We have already introduced the protagonist of this article in the form of the G44
on the day of the world premiere
(December 10, 2019): the GLOCK rimfire pistol with a magazine capacity of 10 cartridges and many fifth-generation features replicates the size of the well-known G19 9mm compact pistol. The rimfire pistol is
based on a blowback operating system
with a non-tilting "floating" barrel - it is not fixed on the frame at all times. The
GLOCK Marksman Barrel (GMB),
a typical feature of the Gen 5, features the same 4.02” / 102 mm barrel length as the GLOCK 19 in the basic version. But how does it perform?
GLOCK 44: two versions – with and without suppressor thread
The G44 replicates the appearance, functionality and handling of the popular G19 compact pistol in 9 mm Luger centerfire caliber. The new rimfire model is therefore the ideal tool for more economical training as well as for teaching teens and beginners the basics of pistol shooting.
The GLOCK G44 is available in two models: one with a 4.02” / 102-mm long barrel standard crowned muzzle, which is flush with the slide, and optionally with a longer threaded barrel with M9 x 0.75 mm muzzle thread, which protrudes from the business end of the slide, for sound suppressor use. Particularly interesting is the lightweight composite hybrid slide with steel guide rails and polymer body, built to ensure maximum reliability with the immense variety of loadings of the low-recoil .22 Long Rifle ammunition.
GLOCK engineers told us on-site that the single-stack magazine with a capacity of 10 rimfire cartridges is a necessity to avoid functional problems. 10 rounds is the maximum that a single stack of rounds can be contained in the magazine length of a 19 sized grip. GLOCK is known for 100% functional reliability and no risk or compromise is taken.
With a longer G17/G19X grip, the magazine capacity could of course also increase, so that we can perhaps already expect additional .22 LR chambered models in the future (?).
Operation, trigger and functional safety of the GLOCK 44
The magazine with the double loading assist buttons on the sides is very easy to load. With the two buttons you pull down the follower and load cartridge by cartridge into the magazine. The chamber is fluted (as in HK's roller-delayed guns) , eliminating friction between barrel chamber walls and ammunition case for increased reliability. The GLOCK Marksman Barrel (GMB) barrel also features a ghost hole to check if a live round is chambered.
The firing pin assembly is optimized for rimfire, and the gun uses the same trigger components of centerfire GLOCKs. This makes the overall trigger characteristics of the G44 the same as those of the larger caliber models, which is very positive for training. The G44 can also be safely dry-fired without any damage, as can happen with classic rimfire guns.
The new GLOCK rimfire pistol event counts the same number of parts as the large caliber models, especially since the slide with steel rails and polymer body cannot be disassembled.
the G44 is very light,
at only 12.63 oz / 358 grams when empty and 16.40 oz / 465 grams with a full magazine. A GLOCK 19, on the other hand, weighs 595 grams unloaded. That's a full 8.36 oz / 237 grams – or almost 40 percent – less!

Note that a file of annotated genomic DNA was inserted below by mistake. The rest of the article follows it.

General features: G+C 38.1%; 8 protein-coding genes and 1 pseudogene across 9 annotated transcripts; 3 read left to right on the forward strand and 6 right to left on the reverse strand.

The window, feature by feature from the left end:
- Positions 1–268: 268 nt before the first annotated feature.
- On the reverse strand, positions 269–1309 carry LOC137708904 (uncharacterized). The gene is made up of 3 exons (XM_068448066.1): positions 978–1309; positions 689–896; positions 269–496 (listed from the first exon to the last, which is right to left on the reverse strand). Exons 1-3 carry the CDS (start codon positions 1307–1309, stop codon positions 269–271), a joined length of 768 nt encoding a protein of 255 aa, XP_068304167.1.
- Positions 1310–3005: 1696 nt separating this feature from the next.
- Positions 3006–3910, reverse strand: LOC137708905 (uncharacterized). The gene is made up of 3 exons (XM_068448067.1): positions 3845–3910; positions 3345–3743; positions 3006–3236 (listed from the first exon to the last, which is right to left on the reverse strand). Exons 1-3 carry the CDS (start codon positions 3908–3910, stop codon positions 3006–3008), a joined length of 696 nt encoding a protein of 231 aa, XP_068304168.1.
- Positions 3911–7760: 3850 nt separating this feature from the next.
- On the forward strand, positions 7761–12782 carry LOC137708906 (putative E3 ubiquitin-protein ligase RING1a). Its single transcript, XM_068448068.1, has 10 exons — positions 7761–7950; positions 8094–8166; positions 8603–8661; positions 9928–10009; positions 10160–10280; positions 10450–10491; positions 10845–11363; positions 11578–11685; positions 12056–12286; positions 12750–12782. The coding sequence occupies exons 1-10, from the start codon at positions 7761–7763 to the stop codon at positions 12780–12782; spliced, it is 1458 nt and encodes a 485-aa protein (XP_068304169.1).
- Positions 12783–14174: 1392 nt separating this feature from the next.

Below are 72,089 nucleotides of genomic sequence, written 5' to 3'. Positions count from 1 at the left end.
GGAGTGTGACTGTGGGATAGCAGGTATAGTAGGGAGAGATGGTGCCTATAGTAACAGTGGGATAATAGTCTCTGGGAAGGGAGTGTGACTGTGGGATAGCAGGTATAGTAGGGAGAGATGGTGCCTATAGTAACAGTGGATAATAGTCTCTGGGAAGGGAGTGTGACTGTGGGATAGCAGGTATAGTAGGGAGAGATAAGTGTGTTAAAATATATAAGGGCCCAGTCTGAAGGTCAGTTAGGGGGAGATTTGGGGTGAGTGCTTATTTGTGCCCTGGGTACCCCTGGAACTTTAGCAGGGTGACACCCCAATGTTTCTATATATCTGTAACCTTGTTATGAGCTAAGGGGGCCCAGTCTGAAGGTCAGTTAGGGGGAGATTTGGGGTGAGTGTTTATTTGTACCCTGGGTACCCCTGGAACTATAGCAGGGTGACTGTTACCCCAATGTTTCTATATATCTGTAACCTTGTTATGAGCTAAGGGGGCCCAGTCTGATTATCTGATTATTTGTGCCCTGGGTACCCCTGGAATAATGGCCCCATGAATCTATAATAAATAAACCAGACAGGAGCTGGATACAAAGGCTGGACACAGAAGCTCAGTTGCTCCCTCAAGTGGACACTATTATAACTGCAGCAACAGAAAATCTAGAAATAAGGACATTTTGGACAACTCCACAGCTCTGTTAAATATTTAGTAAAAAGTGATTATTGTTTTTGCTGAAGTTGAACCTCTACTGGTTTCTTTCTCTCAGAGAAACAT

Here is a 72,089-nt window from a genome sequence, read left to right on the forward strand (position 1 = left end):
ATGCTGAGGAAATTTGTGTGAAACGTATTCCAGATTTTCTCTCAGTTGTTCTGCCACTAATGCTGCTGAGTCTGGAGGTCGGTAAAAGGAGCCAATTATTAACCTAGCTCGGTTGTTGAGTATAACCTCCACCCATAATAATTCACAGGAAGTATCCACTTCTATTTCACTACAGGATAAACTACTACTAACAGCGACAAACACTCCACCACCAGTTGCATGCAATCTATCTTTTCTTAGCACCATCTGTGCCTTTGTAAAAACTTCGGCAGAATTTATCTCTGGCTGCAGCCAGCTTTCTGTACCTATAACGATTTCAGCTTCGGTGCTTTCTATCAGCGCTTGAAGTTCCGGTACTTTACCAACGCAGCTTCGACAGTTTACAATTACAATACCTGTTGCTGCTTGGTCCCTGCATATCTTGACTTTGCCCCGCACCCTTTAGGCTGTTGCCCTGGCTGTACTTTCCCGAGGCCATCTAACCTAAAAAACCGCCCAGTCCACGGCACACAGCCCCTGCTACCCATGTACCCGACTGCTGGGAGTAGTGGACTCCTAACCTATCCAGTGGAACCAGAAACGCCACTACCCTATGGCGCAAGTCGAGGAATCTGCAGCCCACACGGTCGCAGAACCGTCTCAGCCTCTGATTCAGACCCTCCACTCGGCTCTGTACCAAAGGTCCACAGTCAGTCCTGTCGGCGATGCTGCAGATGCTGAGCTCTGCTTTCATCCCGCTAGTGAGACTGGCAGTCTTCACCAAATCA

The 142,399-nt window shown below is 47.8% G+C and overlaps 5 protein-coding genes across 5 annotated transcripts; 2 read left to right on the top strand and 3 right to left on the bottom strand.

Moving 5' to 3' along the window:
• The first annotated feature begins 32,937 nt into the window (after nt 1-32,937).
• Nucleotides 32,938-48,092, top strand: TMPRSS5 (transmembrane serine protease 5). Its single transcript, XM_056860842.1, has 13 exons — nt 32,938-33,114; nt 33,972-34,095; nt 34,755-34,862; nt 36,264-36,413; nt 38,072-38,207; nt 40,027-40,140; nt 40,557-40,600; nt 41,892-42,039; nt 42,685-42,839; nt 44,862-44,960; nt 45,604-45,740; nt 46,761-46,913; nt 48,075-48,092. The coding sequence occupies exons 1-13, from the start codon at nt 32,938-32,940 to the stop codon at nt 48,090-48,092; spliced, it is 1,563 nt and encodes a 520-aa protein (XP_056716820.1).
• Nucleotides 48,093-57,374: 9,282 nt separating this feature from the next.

The GLOCK 44 on the shooting range – our first impressions
At the world premiere of GLOCK's first rimfire pistol, we had the opportunity to be there live with our colleagues Franco Palamaro and Tino Schmidt and were able to test-fire the new model. So we could judge by ourselves, but we also had the opportunity to talk with international colleagues and US Glock team member Michelle Viscusi to see how much she enjoyed training with the new GLOCK 44.
you can see that the rimfire pistol has very little recoil even when firing quick strings of shots:
Here is our personal first impression: the new, lightweight G44 gave us the usual good handling feeling of a G19, whereby recoil and muzzle flip are significantly reduced. Recoil, in particular, felt quite peculiar: the grooved cartridge chamber mentioned above allows for a greater slide acceleration with consequent greater recoil, even if the feedback is extremely pleasant. Thanks to a low barrel axis – the lowest in the history of all GLOCK-manufactured pistols – muzzle climb is extremely limited, which allows for immediate sight recovery and target acquisition. Cycling was perfect with around a dozen different .22 LR ammunition types. The GLOCK 44 ran flawlessly with both standard and faster High Velocity (HV) cartridges. Accuracy achieved with the rimfire version right from the start was also very impressive. Of course, more in-depth and extensive tests will provide us with more information when we receive test guns. We expect to receive the first samples by mid/end of January 2020. It goes without saying that we will bring full test results online here on all4shooters.com as soon as possible.
Future prospects: what will become of all GLOCK conversion kits?
Third party suppliers of .22LR chambered GLOCK-style leisure guns as well as rimfire slide conversion kits for GLOCK centerfire pistols / frames will probably have a much harder time launching their products on the market in the future with the release of the GLOCK G44. The G44 is a very mature complete gun built by the original manufacturer and it's absolutely effective in terms of both functional reliability and firing performance.
In our opinion, the G44 will take the US market by storm. The GLOCK G44 will be available worldwide starting from January 20, 2020, at a price of 604 euro for the standard version and 700 euro for the threaded barrel version (price may vary in your country due to VAT and import duties).